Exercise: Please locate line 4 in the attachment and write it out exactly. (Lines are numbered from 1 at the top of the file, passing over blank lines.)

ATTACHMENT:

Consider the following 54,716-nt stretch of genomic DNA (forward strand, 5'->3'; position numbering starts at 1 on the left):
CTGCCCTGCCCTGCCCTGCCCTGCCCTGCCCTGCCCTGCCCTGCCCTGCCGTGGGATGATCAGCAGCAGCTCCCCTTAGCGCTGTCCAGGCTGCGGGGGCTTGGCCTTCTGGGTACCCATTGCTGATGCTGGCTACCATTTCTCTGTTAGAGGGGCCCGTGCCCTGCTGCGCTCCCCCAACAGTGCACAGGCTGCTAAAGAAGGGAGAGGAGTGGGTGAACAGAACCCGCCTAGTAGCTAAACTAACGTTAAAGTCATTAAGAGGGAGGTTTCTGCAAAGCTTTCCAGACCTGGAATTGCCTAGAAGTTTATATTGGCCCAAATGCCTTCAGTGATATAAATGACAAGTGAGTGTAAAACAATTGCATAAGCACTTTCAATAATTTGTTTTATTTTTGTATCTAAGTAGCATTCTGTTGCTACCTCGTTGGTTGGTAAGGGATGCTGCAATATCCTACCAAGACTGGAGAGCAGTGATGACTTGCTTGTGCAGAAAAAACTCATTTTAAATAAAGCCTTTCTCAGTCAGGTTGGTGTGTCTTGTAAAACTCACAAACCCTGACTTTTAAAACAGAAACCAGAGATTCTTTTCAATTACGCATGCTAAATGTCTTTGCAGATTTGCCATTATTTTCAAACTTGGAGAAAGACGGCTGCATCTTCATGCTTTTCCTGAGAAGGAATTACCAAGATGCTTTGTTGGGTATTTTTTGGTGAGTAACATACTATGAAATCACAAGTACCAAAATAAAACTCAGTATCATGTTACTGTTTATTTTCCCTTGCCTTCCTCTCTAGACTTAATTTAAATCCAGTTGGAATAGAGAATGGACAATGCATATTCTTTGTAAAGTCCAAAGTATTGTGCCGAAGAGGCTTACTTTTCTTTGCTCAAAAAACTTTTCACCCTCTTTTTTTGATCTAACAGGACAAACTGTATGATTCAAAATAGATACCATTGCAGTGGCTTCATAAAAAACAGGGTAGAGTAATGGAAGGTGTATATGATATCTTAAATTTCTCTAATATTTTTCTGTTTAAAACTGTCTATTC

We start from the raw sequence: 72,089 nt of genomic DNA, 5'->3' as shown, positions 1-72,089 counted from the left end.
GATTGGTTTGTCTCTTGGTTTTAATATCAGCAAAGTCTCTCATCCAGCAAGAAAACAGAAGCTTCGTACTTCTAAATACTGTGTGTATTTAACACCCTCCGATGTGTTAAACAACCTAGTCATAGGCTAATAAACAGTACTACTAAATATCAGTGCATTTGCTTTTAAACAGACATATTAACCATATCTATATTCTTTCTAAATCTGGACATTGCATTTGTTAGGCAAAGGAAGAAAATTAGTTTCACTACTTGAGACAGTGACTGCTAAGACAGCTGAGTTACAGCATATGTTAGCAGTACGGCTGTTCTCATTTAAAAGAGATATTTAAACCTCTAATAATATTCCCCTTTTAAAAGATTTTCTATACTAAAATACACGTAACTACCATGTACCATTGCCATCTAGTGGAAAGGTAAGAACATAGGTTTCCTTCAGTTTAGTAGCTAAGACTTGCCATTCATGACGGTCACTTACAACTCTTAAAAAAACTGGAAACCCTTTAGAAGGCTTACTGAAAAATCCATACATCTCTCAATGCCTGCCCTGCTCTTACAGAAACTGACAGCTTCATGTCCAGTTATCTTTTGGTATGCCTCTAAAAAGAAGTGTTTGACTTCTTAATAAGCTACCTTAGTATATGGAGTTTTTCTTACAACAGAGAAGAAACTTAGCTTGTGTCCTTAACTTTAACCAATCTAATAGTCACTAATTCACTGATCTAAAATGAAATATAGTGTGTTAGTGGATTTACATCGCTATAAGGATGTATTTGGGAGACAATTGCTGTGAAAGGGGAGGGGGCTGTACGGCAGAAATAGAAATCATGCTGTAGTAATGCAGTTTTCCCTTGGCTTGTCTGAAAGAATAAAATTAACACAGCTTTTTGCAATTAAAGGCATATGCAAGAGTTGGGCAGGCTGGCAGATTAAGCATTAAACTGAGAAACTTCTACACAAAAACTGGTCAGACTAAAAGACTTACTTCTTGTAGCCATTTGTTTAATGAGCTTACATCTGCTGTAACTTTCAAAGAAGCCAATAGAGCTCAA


GATTGGTTTGTCTCTTGGTTTTAATATCAGCAAAGTCTCTCATCCAGCAAGAAAACAGAAGCTTCGTACTTCTAAATACTGTGTGTATTTAACACCCTCCGATGTGTTAAACAACCTAGTCATAGGCTAATAAACAGTACTACTAAATATCAGTGCATTTGCTTTTAAACAGACATATTAACCATATCTATATTCTTTCTAAATCTGGACATTGCATTTGTTAGGCAAAGGAAGAAAATTAGTTTCACTACTTGAGACAGTGACTGCTAAGACAGCTGAGTTACAGCATATGTTAGCAGTACGGCTGTTCTCATTTAAAAGAGATATTTAAACCTCTAATAATATTCCCCTTTTAAAAGATTTTCTATACTAAAATACACGTAACTACCATGTACCATTGCCATCTAGTGGAAAGGTAAGAACATAGGTTTCCTTCAGTTTAGTAGCTAAGACTTGCCATTCATGACGGTCACTTACAACTCTTAAAAAAACTGGAAACCCTTTAGAAGGCTTACTGAAAAATCCATACATCTCTCAATGCCTGCCCTGCTCTTACAGAAACTGACAGCTTCATGTCCAGTTATCTTTTGGTATGCCTCTAAAAAGAAGTGTTTGACTTCTTAATAAGCTACCTTAGTATATGGAGTTTTTCTTACAACAGAGAAGAAACTTAGCTTGTGTCCTTAACTTTAACCAATCTAATAGTCACTAATTCACTGATCTAAAATGAAATATAGTGTGTTAGTGGATTTACATCGCTATAAGGATGTATTTGGGAGACAATTGCTGTGAAAGGGGAGGGGGCTGTACGGCAGAAATAGAAATCATGCTGTAGTAATGCAGTTTTCCCTTGGCTTGTCTGAAAGAATAAAATTAACACAGCTTTTTGCAATTAAAGGCATATGCAAGAGTTGGGCAGGCTGGCAGATTAAGCATTAAACTGAGAAACTTCTACACAAAAACTGGTCAGACTAAAAGACTTACTTCTTGTAGCCATTTGTTTAATGAGCTTACATCTGCTGTAACTTTCAAAGAAGCCAATAGAGCTCAA